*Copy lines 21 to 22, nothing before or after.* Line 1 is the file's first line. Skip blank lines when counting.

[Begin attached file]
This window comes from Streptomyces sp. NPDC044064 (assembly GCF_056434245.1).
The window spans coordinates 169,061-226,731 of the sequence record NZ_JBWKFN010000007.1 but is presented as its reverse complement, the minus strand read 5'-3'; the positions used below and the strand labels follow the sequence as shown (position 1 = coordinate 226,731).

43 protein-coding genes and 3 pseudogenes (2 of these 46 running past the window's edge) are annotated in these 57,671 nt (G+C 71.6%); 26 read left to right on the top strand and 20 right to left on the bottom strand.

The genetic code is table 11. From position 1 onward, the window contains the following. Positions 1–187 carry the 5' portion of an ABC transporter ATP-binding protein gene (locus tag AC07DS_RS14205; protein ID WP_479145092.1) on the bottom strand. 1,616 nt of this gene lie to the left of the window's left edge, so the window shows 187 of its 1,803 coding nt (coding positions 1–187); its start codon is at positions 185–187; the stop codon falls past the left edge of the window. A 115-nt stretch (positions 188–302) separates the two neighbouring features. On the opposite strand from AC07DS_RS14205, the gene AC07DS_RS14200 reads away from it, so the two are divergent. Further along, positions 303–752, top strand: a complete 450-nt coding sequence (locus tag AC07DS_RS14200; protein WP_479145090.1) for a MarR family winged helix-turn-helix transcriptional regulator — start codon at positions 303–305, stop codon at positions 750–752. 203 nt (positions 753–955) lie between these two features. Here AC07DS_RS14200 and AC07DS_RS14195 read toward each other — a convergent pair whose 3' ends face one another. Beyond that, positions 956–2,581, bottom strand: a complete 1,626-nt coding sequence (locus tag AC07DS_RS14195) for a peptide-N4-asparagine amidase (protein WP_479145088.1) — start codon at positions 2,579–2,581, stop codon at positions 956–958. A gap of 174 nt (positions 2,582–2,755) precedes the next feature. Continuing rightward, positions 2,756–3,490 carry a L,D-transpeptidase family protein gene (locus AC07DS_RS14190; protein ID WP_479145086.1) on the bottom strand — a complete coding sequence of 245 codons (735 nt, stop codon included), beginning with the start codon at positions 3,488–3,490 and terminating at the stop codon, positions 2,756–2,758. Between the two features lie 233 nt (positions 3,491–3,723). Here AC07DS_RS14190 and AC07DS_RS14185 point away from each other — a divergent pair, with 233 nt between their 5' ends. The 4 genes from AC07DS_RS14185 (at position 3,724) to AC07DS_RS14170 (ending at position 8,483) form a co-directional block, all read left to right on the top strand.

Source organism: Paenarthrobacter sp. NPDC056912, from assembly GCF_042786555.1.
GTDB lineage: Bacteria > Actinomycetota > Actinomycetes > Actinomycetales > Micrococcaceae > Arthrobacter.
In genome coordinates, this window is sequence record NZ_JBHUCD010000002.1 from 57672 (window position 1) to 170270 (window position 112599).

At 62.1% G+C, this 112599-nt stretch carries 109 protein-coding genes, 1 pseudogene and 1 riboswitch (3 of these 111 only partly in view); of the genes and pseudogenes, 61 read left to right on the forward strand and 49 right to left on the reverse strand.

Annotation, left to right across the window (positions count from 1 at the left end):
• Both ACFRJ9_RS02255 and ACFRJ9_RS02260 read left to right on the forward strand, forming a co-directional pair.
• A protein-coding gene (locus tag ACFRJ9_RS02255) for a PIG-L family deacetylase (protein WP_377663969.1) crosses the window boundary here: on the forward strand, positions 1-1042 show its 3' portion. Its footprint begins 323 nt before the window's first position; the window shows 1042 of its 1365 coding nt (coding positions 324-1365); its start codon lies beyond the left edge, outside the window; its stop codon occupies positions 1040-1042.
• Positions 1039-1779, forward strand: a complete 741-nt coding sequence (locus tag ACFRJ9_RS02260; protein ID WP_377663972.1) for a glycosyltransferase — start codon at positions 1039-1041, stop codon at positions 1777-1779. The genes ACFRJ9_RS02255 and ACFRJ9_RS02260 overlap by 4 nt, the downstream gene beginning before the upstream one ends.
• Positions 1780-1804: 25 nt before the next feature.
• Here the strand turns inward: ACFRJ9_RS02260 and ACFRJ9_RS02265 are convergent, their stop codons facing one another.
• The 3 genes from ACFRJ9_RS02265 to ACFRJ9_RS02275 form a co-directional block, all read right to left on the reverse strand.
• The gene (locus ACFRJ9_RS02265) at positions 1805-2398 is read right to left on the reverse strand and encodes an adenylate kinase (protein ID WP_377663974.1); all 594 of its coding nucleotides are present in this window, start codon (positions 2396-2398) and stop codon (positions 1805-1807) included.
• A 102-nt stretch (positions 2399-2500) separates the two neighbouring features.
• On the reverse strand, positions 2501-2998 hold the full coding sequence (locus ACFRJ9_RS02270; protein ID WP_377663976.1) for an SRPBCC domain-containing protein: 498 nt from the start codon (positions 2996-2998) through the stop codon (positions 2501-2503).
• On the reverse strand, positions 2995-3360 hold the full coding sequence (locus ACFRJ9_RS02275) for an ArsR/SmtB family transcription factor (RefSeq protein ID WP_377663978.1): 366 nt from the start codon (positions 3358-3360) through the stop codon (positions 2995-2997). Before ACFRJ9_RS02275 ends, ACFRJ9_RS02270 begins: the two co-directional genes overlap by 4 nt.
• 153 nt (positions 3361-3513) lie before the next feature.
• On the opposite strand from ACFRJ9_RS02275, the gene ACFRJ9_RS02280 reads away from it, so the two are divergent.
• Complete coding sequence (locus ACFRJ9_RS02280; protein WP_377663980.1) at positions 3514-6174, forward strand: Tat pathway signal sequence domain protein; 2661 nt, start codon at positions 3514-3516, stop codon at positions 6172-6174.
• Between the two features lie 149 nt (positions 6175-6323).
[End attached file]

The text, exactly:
• On the opposite strand from ACFRJ9_RS02275, the gene ACFRJ9_RS02280 reads away from it, so the two are divergent.
• Complete coding sequence (locus ACFRJ9_RS02280; protein WP_377663980.1) at positions 3514-6174, forward strand: Tat pathway signal sequence domain protein; 2661 nt, start codon at positions 3514-3516, stop codon at positions 6172-6174.